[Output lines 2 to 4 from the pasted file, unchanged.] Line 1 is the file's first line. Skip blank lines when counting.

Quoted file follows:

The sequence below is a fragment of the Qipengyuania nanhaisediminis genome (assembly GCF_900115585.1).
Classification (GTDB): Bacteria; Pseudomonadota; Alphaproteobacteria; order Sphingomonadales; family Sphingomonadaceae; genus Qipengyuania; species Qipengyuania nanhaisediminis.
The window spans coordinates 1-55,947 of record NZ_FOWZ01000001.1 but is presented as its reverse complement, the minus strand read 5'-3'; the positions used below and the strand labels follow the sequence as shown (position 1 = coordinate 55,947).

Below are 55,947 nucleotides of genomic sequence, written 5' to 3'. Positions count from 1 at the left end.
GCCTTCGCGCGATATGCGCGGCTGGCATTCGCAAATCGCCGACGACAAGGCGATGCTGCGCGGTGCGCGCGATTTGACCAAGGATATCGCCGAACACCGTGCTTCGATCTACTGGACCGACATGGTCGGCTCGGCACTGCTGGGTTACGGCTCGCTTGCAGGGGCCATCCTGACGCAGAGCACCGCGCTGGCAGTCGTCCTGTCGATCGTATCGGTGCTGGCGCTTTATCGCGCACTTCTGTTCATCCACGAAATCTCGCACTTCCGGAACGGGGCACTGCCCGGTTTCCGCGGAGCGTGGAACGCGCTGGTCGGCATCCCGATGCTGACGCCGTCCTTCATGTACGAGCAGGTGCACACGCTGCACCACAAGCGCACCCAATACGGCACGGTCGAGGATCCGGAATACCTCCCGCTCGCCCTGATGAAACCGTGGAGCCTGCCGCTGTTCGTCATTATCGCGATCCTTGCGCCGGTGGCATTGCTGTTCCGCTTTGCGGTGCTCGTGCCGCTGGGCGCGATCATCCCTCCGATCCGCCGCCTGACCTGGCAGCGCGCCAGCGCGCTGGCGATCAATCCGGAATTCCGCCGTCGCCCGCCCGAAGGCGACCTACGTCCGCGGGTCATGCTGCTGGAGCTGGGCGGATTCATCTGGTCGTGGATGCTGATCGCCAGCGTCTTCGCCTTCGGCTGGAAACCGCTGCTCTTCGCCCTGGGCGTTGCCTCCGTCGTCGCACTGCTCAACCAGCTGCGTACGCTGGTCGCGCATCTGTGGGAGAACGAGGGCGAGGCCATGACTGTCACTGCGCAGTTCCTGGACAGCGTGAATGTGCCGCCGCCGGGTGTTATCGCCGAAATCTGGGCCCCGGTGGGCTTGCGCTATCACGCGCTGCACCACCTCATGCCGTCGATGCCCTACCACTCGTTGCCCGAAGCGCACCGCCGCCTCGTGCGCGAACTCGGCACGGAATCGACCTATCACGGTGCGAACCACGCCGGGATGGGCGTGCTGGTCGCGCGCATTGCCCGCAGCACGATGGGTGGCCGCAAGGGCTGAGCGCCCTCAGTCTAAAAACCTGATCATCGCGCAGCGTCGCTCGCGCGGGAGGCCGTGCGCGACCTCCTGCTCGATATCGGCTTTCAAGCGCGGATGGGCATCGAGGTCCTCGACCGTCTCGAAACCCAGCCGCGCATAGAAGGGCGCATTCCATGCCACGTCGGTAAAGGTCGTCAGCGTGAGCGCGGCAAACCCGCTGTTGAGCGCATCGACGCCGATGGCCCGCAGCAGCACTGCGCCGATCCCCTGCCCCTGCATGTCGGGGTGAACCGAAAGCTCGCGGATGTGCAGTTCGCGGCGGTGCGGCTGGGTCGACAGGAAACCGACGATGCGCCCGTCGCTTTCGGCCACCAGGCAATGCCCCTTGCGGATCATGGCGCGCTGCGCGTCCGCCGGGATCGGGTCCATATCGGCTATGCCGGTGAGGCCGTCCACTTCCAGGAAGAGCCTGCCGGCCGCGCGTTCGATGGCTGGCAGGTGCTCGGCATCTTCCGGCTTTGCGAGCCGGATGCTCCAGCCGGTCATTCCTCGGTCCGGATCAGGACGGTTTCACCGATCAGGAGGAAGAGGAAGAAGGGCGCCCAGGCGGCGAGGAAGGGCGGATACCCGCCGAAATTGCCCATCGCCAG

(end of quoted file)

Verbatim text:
Classification (GTDB): Bacteria; Pseudomonadota; Alphaproteobacteria; order Sphingomonadales; family Sphingomonadaceae; genus Qipengyuania; species Qipengyuania nanhaisediminis.
The window spans coordinates 1-55,947 of record NZ_FOWZ01000001.1 but is presented as its reverse complement, the minus strand read 5'-3'; the positions used below and the strand labels follow the sequence as shown (position 1 = coordinate 55,947).

Below are 55,947 nucleotides of genomic sequence, written 5' to 3'. Positions count from 1 at the left end.